Flashcards in Exchange Surfaces and Breathing Deck (71):
How do you calculate the volume of a sphere?
How do you calculate the surface area of a sphere?
Name 4 features common to all effective gas exchange systems...
Increased surface area, thin layers, good blood supply and ventilation to maintain diffusion gradient.
What is the passage of air in the human gaseous exchange system?
Nostril/mouth, nasal cavity, trachea, bronchus, bronchioles.
What are the 3 important features of the nasal cavity?
It has a large SA with a good blood supply to warm the air. It has a hairy lining which secretes mucus to trap dust and bacteria. It has a moist surface which increases the humidity of the air, reducing evaporation.
What happens to the air passing through the nasal cavity?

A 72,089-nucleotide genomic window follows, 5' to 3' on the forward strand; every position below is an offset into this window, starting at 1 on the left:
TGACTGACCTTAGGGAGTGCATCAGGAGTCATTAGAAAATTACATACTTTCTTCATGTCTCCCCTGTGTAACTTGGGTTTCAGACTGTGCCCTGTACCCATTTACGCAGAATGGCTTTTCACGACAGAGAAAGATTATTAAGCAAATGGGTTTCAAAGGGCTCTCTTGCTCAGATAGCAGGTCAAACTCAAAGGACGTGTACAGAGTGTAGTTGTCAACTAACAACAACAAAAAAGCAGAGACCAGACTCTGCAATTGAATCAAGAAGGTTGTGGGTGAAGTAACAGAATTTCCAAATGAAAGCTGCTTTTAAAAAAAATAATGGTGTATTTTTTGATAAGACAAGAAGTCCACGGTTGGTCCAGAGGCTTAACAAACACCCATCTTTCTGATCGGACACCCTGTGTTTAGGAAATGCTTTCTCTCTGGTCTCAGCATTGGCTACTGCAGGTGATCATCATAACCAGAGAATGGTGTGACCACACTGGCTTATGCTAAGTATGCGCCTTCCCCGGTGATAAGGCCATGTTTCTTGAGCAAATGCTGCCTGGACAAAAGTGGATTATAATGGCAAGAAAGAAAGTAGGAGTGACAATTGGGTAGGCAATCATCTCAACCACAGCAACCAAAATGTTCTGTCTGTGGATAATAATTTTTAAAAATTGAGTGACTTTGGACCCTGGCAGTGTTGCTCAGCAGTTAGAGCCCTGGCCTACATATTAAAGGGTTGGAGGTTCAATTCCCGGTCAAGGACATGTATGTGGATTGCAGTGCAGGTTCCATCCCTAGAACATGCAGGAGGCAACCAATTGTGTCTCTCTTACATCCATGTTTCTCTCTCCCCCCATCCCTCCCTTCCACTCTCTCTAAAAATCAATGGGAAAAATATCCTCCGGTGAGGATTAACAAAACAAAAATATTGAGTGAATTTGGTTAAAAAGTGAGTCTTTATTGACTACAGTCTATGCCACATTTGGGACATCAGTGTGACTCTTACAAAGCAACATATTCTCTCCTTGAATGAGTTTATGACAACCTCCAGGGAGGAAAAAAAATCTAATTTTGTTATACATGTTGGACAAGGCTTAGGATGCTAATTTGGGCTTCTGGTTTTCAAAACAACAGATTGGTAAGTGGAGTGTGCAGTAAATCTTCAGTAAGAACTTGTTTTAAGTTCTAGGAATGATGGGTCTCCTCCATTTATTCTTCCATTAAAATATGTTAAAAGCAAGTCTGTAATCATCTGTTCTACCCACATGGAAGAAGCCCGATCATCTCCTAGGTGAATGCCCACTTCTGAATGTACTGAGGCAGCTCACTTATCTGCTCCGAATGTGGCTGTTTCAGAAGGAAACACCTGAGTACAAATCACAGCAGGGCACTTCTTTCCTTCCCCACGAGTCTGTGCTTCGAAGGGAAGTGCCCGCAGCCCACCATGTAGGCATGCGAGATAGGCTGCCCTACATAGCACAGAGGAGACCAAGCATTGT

It becomes the same temperature and humidity of the air already in the lungs.
Describe the cartilage in the trachea...
There are C shaped rings of strong flexible cartilage.
Why are the rings of cartilage in the trachea incomplete?
So food can move down the oesophagus behind the trachea.
Why is there cartilage in the trachea?
To stop the trachea collapsing.
What is the trachea lined with?
Ciliated epithelium and goblet cells.
What are the purpose of goblet cells in the trachea?
They secrete mucus on to the lining if the trachea to trap dust and microorganisms.
What is the purpose of the ciliated epithelium in the trachea?
To move the mucus up and away from the lungs, it is swallowed and digested.
What is an effect of cigarette smoke?
It stops the cilia beating.
What is the plural of bronchus?
Describe the structure of the bronchi...
Similar to the trachea (cartilage) but smaller.